People either love new urbanism or hate it. Some find compact new neighborhoods of brownstone row houses, elegant Victorian mansions, or country cottages delightful: places that celebrate the city and its history, and offer hope for a sustainable future. Others see these 'urban villages' as up-graded suburbs mired in the aesthetics of another time and place: cloyingly nostalgic anachronisms for affluent elites. This book examines new urban approaches both in theory and practice. Taking a critical look at how new urbanism lives up to its theory in its practice, it asks whether new urban approaches offer a viable path to the good community.
With examples drawn principally from the United States, Canada, Britain, Germany, Belgium, Norway, and Japan, this book explores new urban approaches in a wide range of settings. It considers the relationship between the movement for urban villages and an urban renaissance that has spread in the UK and Europe with the 'New Urbanism' movement in the United States and Canada and asks whether the concerns that drive contemporary planning theory - issues like power, democracy, spatial patterns, and globalization - receive adequate attention in new urban approaches. Does new urbanism offer a persuasive normative theory of urban development that will shape planning practice for years to come, or a design paradigm that cannot transcend its cultural origins in a particular time and place?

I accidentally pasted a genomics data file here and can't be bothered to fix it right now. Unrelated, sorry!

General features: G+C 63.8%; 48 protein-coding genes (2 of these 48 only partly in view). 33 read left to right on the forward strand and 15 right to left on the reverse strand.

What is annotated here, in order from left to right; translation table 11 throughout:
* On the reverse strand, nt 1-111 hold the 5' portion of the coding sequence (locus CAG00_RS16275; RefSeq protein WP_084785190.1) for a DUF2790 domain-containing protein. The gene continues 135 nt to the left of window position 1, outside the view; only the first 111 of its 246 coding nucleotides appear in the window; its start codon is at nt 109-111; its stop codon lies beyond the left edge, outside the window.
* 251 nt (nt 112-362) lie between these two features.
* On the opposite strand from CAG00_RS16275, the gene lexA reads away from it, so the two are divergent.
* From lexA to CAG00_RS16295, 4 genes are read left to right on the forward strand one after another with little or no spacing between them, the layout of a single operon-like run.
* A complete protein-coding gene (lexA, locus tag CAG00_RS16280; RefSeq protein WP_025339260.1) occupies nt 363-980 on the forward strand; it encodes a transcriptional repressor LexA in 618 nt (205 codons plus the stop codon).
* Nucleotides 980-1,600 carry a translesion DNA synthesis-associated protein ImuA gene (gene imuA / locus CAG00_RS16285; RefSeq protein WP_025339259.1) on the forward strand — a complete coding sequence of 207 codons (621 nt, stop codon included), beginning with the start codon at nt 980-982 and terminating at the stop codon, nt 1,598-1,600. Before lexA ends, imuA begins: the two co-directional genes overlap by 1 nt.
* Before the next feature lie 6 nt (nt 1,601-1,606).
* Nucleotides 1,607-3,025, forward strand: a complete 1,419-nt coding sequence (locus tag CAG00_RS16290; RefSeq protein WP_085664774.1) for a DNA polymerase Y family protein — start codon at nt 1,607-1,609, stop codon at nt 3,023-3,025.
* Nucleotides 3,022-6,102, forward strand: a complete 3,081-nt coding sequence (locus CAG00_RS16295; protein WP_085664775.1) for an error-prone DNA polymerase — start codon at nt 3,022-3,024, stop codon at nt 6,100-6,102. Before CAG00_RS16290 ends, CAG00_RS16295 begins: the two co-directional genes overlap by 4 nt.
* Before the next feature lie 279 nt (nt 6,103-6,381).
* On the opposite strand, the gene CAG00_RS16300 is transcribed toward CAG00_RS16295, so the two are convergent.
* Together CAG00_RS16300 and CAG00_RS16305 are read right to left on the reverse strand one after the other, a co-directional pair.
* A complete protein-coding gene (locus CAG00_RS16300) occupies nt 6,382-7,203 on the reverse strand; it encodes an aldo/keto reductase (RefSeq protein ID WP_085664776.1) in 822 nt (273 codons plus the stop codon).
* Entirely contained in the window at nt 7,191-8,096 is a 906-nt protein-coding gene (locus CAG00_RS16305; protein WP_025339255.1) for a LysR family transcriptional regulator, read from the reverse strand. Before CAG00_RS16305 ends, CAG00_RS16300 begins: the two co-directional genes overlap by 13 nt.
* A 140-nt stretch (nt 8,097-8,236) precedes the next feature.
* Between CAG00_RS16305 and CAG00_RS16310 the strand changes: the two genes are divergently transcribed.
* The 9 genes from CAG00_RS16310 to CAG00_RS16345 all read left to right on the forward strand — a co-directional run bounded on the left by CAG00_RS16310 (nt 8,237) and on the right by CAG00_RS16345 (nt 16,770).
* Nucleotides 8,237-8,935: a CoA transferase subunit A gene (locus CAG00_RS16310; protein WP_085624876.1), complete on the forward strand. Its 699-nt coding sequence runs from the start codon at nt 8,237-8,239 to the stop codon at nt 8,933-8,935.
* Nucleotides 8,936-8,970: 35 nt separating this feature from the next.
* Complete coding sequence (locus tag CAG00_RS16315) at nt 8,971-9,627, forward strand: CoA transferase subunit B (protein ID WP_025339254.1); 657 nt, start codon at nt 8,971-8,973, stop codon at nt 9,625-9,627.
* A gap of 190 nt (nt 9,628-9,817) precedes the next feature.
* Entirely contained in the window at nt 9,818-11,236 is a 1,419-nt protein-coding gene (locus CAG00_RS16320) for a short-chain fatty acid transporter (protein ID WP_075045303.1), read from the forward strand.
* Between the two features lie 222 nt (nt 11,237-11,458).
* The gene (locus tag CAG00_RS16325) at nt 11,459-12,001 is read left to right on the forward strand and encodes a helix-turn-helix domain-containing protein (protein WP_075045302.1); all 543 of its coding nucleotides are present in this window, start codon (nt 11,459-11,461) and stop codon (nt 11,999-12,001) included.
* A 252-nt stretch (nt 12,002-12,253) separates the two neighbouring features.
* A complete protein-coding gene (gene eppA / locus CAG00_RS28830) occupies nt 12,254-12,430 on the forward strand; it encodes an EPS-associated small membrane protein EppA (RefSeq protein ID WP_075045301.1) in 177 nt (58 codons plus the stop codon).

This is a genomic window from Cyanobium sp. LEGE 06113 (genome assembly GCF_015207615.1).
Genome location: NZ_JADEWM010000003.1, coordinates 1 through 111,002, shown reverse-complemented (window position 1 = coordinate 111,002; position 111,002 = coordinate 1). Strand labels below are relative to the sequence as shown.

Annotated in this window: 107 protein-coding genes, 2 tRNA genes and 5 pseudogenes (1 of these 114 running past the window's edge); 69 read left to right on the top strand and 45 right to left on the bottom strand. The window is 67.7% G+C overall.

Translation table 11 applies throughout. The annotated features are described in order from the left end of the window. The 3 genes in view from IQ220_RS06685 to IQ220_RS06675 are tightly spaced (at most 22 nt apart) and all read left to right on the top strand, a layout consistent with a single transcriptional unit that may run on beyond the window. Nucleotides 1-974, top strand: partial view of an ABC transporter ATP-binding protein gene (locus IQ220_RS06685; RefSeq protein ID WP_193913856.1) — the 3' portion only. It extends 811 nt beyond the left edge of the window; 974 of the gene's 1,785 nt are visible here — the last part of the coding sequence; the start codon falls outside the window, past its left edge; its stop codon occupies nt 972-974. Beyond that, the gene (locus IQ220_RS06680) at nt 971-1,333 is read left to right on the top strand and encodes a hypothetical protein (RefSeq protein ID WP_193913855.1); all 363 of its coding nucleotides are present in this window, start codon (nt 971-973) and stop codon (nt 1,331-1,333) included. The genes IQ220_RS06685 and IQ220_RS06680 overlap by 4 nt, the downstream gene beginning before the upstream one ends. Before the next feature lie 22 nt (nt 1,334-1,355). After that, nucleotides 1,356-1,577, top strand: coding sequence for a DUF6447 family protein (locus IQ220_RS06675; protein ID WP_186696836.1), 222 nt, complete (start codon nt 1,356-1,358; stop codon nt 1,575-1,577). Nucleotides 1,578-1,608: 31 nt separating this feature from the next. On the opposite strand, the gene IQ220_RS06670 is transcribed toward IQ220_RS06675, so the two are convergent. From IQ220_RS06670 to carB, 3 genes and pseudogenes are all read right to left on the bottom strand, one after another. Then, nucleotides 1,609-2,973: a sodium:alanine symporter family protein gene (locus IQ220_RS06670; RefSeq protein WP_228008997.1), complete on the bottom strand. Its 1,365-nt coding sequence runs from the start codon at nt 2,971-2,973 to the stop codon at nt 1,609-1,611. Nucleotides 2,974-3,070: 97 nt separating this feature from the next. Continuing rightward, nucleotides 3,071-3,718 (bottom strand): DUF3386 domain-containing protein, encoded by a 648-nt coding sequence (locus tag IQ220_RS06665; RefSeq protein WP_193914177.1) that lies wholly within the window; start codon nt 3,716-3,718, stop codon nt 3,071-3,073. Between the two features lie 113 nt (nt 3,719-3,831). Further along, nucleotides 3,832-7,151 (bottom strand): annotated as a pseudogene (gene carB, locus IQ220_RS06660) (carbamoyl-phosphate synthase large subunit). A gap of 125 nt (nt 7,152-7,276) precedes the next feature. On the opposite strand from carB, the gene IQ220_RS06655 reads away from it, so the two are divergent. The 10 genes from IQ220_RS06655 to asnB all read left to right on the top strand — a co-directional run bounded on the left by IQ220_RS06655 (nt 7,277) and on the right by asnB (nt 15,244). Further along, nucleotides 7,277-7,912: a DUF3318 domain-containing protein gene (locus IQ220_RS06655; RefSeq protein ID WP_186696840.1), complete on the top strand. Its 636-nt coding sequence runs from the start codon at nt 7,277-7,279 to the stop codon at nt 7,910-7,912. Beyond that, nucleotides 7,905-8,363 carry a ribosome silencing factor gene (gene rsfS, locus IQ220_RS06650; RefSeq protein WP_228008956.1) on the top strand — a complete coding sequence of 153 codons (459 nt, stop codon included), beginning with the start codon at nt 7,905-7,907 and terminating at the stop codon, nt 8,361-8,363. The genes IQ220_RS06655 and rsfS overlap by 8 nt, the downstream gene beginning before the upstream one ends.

The work of new urbanists has resulted in beautiful urban districts that reveal the potential of planning to create more attractive and meaningful urban landscapes. New urbanists have developed and propagated a formula for planning the good community, and have gainedinternational attention in the process. Beauty is arguably a necessary condition for the good community, but is it sufficient?